Postdoc: Attosecond Nanoscopy of electron dynamics in strongly correlated materials (ANACONDA)

Postdoc: Attosecond Nanoscopy of electron dynamics in strongly correlated materials (ANACONDA)

Published Deadline Location
30 Sep 29 Mar Amsterdam

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Job description

The High-harmonic generation and EUV science group at ARCNL, Amsterdam, has an opening for a two-year postdoc position as part of the ERC-Starting Grant “Attosecond Nanoscopy of electron dynamics in strongly correlated materials (ANACONDA)”.

In this project you will contribute to building an attosecond microscope to follow ultrafast nanoscale material modifications between insulating and conducting states of a novel class of materials – the strongly correlated materials. This attosecond microscope will provide pictures with a time resolution of a billionth of a billionth of a second (10-18s, attosecond), and spatial resolution with a billionth of a meter (10-9 m, nanometer). This is needed to investigate and understand strongly correlated materials, which have drastically different properties than expected from conventional theories due to the complicated mutual interactions of their electrons.

The ultimate goal of the experiments in ANACONDA is to not only visualize in real-time how strongly correlated materials switch their resistivity, but also demonstrate that these materials may be entirely switched within the oscillations of the electric field of light pulses, thus enabling future oxide electronics with PHz speeds. More generally, the availability of attosecond and nanoscale visualization of electronics processes will have ample applications for investigating not only quantum materials, but also for real-life applications in the semiconductor industry, where current critical dimensions of chips are on the nanometer scale.

Experimentally you will be working with ultrafast lasers that will be used to generate attosecond soft-X-ray pulses by high-harmonic generation and use these in pump-probe transient absorption as well as transient holographic imaging experiments. Furthermore, we will explore solid-state high-harmonic generation as a probe for phase-transition dynamics.




You have (or will receive in near future) a PhD degree in physics, physical chemistry, electrical engineering, or a closely related subject. You enjoy performing experiments and analysis to stepwise build a deeper understanding of complex physical mechanisms. For this position, we are in particular looking for a candidate who can combine state of the art ultrafast spectroscopy with challenging problems in strongly correlated materials. Thus a solid background in both optics and condensed matter physics would be ideal. As such, experience in one or more of the involved topics (high-harmonic generation, ultrafast lasers and optics, condensed matter physics, strongly correlated materials, fundamental optical processes in solids, attosecond and femtosecond science, EUV and X-Ray spectroscopy and scattering, computational imaging, vacuum instrumentation), in particular experimentally but also theoretically, is required.

Very good verbal and written communications skills (in English) are required.

Conditions of employment

A postdoc position is intended as full-time appointment in the service of NWO for the duration of 2 years (initially 12 months and - after positive evaluation - extended to two years). We can assist international candidates with visa applications and ARCNL can assist in finding housing.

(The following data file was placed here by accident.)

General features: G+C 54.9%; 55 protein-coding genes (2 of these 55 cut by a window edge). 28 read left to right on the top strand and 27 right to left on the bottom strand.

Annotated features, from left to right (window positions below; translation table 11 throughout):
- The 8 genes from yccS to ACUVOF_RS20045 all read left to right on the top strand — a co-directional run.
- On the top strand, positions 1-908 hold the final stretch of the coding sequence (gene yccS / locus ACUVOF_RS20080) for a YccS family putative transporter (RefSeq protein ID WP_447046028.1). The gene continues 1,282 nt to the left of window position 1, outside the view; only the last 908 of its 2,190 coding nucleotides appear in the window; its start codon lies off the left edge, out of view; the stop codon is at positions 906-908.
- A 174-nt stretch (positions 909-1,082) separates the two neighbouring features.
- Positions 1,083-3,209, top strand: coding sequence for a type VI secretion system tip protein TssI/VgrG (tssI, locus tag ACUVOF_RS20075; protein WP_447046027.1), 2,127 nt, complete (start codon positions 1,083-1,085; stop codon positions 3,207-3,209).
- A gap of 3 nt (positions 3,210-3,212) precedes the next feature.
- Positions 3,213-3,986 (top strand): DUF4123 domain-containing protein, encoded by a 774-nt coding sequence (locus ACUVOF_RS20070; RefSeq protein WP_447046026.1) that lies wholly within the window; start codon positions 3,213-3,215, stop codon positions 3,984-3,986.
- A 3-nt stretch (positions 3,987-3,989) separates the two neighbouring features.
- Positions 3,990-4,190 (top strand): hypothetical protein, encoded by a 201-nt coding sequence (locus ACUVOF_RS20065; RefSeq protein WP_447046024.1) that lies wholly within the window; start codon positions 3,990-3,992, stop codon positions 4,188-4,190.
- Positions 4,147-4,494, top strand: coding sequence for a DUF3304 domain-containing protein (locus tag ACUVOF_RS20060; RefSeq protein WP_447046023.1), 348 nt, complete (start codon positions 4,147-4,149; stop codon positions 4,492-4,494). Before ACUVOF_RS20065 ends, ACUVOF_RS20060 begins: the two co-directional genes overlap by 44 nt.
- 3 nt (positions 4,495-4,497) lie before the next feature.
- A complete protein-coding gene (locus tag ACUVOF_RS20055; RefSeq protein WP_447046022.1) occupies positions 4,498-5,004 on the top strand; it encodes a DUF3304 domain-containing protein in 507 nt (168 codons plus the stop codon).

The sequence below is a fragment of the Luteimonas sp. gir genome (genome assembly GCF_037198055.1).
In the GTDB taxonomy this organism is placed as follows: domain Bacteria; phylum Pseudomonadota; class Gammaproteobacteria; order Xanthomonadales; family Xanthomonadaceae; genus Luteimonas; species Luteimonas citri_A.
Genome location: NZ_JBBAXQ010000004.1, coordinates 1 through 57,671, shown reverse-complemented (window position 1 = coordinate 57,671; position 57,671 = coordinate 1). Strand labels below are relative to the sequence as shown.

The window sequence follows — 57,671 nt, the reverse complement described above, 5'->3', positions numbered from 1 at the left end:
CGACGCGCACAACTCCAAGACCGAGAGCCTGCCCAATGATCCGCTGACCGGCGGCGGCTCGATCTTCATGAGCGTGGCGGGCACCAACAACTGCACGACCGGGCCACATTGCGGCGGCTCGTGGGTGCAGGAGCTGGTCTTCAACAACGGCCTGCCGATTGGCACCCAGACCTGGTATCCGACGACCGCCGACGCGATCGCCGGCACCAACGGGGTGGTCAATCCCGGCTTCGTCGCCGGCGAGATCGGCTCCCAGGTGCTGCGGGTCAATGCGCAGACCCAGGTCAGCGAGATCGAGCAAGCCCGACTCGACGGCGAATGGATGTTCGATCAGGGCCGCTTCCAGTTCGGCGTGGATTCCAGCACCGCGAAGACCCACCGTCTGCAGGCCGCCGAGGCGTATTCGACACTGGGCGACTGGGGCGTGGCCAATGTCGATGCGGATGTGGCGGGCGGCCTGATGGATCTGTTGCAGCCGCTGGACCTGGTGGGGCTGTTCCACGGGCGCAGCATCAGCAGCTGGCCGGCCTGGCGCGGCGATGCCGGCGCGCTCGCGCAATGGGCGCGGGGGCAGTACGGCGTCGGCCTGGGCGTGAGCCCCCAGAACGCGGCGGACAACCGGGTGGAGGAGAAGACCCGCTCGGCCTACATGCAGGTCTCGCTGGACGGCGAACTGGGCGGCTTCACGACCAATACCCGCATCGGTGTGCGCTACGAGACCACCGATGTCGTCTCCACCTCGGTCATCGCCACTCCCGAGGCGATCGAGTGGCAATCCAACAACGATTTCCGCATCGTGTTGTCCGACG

Do you come from abroad? We will assist you with visa applications and compensate your transport costs and furnishing expenses. A favorable tax agreement, the ‘30% ruling’, may apply to non-Dutch applicants.


High-Harmonic Generation and EUV Science

The High-harmonic generation and EUV science groups develops and utilizes new high-harmonic generation based extreme ultraviolet and soft-X-ray sources in the energy range from 10 – 600 eV for spectroscopy and metrology applications. Specific areas of interest are attosecond and femtosecond time-resolved spectroscopy of complex chemical and solid-state dynamics, new strategies for efficient high-harmonic generation, as well as new routes for nanometer-scale imaging of semiconductor structures. Novel types of attosecond and femtosecond transient absorption and reflection spectroscopies, as well as scattering techniques, are developed, and applied to fundamental question with particular relevance to nanolithography.

The group is equipped with Ti:Sa (Titanium:Sapphire) lasers for high-harmonic generation. In addition, a unique 50 kHz, multi-mJ optical-parametric chirped-pulse amplifier system ia the main driver for this project.

The groups house state-of-the-art lab facilities at the Advanced Research Center for Nanolithography (ARCNL). The Advanced Research Center for Nanolithography (ARCNL) focuses on the fundamental physics and chemistry involved in current and future key technologies in nanolithography, primarily for the semiconductor industry. ARCNL is a public-private partnership between the Dutch Research Council (NWO), the University of Amsterdam (UvA), the VU University Amsterdam (VU) and the semiconductor equipment manufacturer ASML. ARCNL is located at the Science Park Amsterdam, The Netherlands, and is currently housing about 100 scientists and support staff. We offer a dynamic and open environment, and aim to provide the optimum conditions for young scientists to do exciting research leading to high-impact results, which focus on fundamental physics and chemistry challenges, and might also have direct technological relevance.


  • Postdoc
  • 1197365


Science Park 106, 1098 XG, Amsterdam

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